[r-t] Extents of doubles

Richard Smith richard at ex-parrot.com
Fri Aug 4 12:14:27 UTC 2006

Philip Earis wrote:

> Here are some words you don't often hear: Barry Peachey has written an
> article in this week's RW with some interesting bits in it.  Amongst the
> usual bluster, misplaced grandiosity and misguided sentiments he talks a bit
> about Crambo doubles, which was apparently 'first published in Fabian
> Stedman's Campanalogia in 1677'.

Crambo is one of only eleven doubles extents (up to
rotation, reflection, etc.) with the following properties:

  - the extent forms a perfect five part (i.e. it is a

  - no more than four consecutive blows in any one place;

  - uses only single changes.

All eleven are totally asymmetric and seemingly devoid of
any pattern.

Using only 17th century technology (i.e. not using a
computer), how easy would it be to find one of these?  At a
guess, not very easy; in fact, I find it astonishing that
Stedman managed to find such an extent (though as it
definitely is in Campanophile, he, or one of his
contemporaries, must have).

> Crambo is a doubles principle with 24 changes per lead; ie the plain course
> generates the extent. There is no RW reference next to it on the Methods
> Committee website (http://www.methods.org.uk/online/prin5.htm#76),
> suggesting that it hasn't been rung in recent years.

Well, until August 2004, it wasn't listed at all.

> The noation for Crambo is:
> 345.
> = 45123 (you can even call it cyclic!)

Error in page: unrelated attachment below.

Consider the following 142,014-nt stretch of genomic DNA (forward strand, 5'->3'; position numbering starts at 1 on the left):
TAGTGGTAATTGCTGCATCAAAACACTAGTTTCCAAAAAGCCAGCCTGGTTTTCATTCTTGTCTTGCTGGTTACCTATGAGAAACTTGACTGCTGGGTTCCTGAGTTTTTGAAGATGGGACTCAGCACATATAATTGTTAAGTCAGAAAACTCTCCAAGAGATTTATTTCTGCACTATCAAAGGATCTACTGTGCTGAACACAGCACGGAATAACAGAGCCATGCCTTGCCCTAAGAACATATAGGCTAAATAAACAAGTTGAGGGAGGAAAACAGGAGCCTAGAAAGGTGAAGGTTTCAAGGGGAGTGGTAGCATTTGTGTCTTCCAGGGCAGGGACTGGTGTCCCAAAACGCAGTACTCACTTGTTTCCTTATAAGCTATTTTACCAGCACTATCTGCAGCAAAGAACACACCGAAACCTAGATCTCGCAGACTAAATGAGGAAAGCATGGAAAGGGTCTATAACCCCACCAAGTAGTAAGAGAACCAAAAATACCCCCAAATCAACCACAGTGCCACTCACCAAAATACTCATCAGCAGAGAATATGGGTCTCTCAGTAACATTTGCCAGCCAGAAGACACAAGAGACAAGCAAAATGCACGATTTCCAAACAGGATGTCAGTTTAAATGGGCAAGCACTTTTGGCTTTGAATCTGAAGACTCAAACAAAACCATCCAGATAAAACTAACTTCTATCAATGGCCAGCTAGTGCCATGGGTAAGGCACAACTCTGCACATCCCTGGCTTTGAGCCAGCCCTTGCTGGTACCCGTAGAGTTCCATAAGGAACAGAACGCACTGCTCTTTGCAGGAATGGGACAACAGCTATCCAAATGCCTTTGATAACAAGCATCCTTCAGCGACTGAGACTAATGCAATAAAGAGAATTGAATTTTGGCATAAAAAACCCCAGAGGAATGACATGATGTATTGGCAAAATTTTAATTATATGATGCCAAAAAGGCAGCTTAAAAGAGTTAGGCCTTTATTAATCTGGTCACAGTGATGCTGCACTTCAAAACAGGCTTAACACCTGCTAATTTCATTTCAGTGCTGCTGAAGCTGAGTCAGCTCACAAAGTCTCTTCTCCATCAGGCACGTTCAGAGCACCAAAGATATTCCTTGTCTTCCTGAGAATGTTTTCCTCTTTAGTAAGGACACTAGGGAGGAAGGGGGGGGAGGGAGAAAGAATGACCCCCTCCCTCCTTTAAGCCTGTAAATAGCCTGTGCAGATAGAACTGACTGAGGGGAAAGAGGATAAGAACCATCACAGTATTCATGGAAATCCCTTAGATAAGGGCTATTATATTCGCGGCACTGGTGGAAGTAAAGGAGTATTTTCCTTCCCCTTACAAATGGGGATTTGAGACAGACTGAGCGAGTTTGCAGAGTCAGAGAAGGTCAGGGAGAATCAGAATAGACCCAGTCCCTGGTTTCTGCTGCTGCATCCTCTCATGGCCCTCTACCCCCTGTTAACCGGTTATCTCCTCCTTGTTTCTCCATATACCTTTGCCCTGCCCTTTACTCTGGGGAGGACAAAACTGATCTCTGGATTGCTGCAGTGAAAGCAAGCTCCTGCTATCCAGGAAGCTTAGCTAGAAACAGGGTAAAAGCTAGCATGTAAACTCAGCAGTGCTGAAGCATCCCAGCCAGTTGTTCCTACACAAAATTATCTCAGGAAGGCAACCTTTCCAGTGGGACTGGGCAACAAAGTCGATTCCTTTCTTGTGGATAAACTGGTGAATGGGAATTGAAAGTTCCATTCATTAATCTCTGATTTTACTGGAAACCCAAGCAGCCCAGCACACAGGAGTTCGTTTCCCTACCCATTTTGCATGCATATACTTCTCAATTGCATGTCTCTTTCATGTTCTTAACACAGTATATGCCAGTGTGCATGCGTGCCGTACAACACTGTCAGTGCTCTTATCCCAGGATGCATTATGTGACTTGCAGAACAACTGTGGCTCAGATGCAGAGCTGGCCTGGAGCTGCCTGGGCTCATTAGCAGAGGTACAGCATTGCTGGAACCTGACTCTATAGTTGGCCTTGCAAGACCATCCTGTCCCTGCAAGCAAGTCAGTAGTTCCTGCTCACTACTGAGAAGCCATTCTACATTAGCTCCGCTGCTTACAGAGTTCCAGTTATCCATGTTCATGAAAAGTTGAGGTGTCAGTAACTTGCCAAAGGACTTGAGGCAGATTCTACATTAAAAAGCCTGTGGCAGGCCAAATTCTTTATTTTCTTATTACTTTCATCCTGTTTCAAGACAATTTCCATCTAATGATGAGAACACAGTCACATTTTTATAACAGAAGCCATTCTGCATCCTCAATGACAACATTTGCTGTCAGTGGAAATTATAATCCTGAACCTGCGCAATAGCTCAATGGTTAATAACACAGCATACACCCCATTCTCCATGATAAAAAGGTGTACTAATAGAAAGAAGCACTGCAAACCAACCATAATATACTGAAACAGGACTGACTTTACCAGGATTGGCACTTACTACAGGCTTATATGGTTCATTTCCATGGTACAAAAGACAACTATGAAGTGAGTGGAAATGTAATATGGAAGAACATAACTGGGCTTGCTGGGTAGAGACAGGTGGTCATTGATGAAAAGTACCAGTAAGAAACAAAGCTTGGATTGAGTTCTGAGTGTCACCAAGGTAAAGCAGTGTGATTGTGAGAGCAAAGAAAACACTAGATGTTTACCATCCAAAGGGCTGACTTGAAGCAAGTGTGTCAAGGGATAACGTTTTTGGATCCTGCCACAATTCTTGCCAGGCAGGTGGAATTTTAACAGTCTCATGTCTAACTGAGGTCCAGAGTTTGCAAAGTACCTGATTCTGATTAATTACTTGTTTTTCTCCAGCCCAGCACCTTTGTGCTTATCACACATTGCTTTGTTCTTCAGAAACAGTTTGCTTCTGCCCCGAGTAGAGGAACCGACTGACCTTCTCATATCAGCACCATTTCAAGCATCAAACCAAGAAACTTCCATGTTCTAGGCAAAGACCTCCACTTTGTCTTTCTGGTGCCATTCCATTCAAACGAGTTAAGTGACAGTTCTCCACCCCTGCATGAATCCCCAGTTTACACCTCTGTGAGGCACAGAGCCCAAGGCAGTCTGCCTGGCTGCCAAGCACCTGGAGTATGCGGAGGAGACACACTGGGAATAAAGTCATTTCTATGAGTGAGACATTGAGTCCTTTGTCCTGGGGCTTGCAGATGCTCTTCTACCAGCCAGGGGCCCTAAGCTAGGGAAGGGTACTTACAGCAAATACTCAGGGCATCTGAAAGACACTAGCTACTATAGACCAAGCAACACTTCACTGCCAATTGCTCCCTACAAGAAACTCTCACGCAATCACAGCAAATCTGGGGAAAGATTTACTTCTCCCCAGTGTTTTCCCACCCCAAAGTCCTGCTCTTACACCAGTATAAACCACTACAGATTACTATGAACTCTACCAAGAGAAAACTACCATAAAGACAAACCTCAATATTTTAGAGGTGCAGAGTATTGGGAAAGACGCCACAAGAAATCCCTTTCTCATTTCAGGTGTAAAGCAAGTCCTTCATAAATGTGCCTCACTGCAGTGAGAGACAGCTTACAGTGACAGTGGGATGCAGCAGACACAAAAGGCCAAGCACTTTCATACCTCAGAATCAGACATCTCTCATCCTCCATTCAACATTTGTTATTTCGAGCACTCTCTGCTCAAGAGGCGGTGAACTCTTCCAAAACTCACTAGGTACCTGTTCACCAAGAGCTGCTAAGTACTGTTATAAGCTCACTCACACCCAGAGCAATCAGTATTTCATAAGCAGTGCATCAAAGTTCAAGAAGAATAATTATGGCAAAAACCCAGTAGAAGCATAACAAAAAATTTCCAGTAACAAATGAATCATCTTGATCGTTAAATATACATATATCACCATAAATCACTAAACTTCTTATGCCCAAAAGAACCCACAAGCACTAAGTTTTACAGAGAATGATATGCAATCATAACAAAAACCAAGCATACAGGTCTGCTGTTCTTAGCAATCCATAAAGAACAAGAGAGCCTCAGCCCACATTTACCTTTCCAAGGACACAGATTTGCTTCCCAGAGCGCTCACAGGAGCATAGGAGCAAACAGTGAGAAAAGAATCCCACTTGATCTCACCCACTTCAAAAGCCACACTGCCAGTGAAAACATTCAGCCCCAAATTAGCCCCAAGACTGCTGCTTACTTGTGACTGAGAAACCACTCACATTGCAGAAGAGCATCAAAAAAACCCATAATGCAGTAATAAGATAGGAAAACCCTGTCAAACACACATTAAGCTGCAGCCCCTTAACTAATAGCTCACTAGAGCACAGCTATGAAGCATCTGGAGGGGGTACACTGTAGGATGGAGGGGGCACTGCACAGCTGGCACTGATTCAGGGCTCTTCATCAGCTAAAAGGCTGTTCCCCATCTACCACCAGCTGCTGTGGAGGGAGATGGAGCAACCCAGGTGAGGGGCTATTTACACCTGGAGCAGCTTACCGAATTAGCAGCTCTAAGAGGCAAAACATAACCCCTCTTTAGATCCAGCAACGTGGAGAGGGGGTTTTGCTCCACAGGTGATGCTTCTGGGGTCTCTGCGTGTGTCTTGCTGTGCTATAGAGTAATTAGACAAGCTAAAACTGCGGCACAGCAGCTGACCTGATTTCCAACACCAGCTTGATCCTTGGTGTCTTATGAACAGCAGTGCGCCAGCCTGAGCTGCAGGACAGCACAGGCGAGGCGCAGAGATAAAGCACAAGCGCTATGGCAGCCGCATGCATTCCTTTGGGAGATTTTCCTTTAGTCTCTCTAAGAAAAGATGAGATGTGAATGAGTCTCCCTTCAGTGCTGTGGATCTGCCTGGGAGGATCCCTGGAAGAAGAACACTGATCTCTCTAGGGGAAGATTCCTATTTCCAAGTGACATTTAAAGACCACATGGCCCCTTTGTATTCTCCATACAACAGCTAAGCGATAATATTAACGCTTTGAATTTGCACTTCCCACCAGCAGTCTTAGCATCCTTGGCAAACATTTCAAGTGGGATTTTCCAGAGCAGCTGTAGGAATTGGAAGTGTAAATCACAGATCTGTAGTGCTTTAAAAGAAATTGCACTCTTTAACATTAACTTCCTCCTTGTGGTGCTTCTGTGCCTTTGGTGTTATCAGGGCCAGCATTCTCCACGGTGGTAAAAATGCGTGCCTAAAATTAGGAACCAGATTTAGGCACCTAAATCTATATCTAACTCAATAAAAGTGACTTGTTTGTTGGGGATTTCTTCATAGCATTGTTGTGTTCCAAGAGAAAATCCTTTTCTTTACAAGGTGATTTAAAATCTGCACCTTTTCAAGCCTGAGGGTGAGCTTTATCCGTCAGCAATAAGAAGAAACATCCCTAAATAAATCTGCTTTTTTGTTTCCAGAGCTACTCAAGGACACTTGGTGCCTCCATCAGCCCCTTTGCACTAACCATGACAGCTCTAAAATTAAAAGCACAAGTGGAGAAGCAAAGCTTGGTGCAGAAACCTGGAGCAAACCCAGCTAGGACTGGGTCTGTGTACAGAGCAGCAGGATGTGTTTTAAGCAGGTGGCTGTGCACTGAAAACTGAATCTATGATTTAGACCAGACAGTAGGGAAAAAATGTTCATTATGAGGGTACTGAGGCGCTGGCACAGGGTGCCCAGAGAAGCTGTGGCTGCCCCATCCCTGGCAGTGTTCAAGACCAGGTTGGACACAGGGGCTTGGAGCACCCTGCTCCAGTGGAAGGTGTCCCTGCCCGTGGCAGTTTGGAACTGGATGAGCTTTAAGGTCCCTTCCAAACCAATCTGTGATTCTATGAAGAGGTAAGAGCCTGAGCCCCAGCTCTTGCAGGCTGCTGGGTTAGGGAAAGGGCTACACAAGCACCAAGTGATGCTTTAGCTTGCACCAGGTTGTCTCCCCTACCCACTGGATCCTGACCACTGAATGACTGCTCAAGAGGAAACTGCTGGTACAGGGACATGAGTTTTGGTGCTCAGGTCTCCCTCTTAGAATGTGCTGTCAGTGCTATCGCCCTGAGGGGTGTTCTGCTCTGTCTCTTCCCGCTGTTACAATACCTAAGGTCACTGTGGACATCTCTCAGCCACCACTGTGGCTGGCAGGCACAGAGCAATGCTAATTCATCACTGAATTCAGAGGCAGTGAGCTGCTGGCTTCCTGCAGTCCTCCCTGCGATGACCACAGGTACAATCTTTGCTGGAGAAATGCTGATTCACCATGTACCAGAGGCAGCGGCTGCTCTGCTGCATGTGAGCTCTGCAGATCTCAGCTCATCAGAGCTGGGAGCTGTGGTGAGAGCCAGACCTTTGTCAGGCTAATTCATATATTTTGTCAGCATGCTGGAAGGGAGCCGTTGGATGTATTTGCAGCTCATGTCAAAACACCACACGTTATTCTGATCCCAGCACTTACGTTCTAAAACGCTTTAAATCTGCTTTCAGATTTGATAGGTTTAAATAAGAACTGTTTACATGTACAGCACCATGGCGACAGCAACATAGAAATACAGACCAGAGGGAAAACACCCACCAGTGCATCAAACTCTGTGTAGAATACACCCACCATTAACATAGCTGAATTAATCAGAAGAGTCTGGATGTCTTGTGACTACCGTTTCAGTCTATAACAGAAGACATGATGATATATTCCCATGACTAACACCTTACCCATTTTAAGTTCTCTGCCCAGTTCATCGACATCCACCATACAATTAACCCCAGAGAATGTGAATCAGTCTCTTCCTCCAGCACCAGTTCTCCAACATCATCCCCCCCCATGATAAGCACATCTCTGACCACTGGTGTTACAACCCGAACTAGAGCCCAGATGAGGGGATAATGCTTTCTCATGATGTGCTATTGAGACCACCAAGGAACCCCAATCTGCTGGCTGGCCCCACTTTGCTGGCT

> As Barry points out, it would be a serious challenge to ring Crambo.  It
> puzzles me a bit that many ringers assume you have to go to higher numbers
> of bells for complexity:

I think the assumption is more that you have to go to higher
numbers for *interesting* complexity.  And once you've
introduced the subjectivity of what is or isn't interesting,
it's hard to dispute that ;-)

But just looking at the variety and complexity of
compositions of spliced minor available, it's hard to
dispute that minor offers plenty in the way of complexity.

> There are other interesting methods on the same webpage, from the familiar
> Orpheus, to Mermaid (,
> which has some beautiful symmetry.

OK.  What am I missing?  Mermaid doesn't have any symmetry,
does it?

> Can anyone generate an exhaustive list of all 24 change-per-lead doubles
> principles whose plain course generates the extent?

It ought to be feasible.

> Or at least estimate a lower bound for the number that
> exist?

An interesting question.  Without generating an exhaustive
list, can anyone see how to find a good lower bound (or,
indeed, a good upper bound) on the number?

Clearly there are F(5)-1 = 7 changes available, where F(n)
is the Fibonacci series, F(0)=F(1)=1, F(n)=F(n-1)+F(n-2).
Equally clearly, we cannot have the same change twice in
succession as this is immediately false, meaning that
everything other than the first change is limited to a
choice of 6.  Finally, we can exclude rotations, which, as
a perfect 5n part is impossible unless n=1, is as simple as
dividing by 24.  This gives an upper bound of 7.6^23/24, or
about 2.3 x 10^17.

But what about a lower bound?  Now I'm stuck.  I have
absolutely no idea how to do this beyond counting those that
I know about.

> It sounds like the kind of thing RAS might have done before, but I can't
> find the relevant email if he has!

No, not yet, though I'll look into it.


More information about the ringing-theory mailing list